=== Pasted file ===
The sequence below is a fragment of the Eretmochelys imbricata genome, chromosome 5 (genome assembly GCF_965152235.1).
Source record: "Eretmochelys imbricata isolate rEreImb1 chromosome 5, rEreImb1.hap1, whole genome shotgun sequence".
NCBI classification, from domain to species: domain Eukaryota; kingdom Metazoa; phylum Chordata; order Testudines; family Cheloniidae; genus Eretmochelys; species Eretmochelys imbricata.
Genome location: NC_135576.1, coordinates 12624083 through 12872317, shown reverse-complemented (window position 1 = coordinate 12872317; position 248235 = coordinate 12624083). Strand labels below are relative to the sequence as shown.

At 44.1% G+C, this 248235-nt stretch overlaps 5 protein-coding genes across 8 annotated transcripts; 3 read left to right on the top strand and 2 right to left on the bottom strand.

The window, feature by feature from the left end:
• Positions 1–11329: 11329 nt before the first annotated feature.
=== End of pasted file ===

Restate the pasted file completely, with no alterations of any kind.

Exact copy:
The sequence below is a fragment of the Eretmochelys imbricata genome, chromosome 5 (genome assembly GCF_965152235.1).
Source record: "Eretmochelys imbricata isolate rEreImb1 chromosome 5, rEreImb1.hap1, whole genome shotgun sequence".
NCBI classification, from domain to species: domain Eukaryota; kingdom Metazoa; phylum Chordata; order Testudines; family Cheloniidae; genus Eretmochelys; species Eretmochelys imbricata.
Genome location: NC_135576.1, coordinates 12624083 through 12872317, shown reverse-complemented (window position 1 = coordinate 12872317; position 248235 = coordinate 12624083). Strand labels below are relative to the sequence as shown.

At 44.1% G+C, this 248235-nt stretch overlaps 5 protein-coding genes across 8 annotated transcripts; 3 read left to right on the top strand and 2 right to left on the bottom strand.

The window, feature by feature from the left end:
• Positions 1–11329: 11329 nt before the first annotated feature.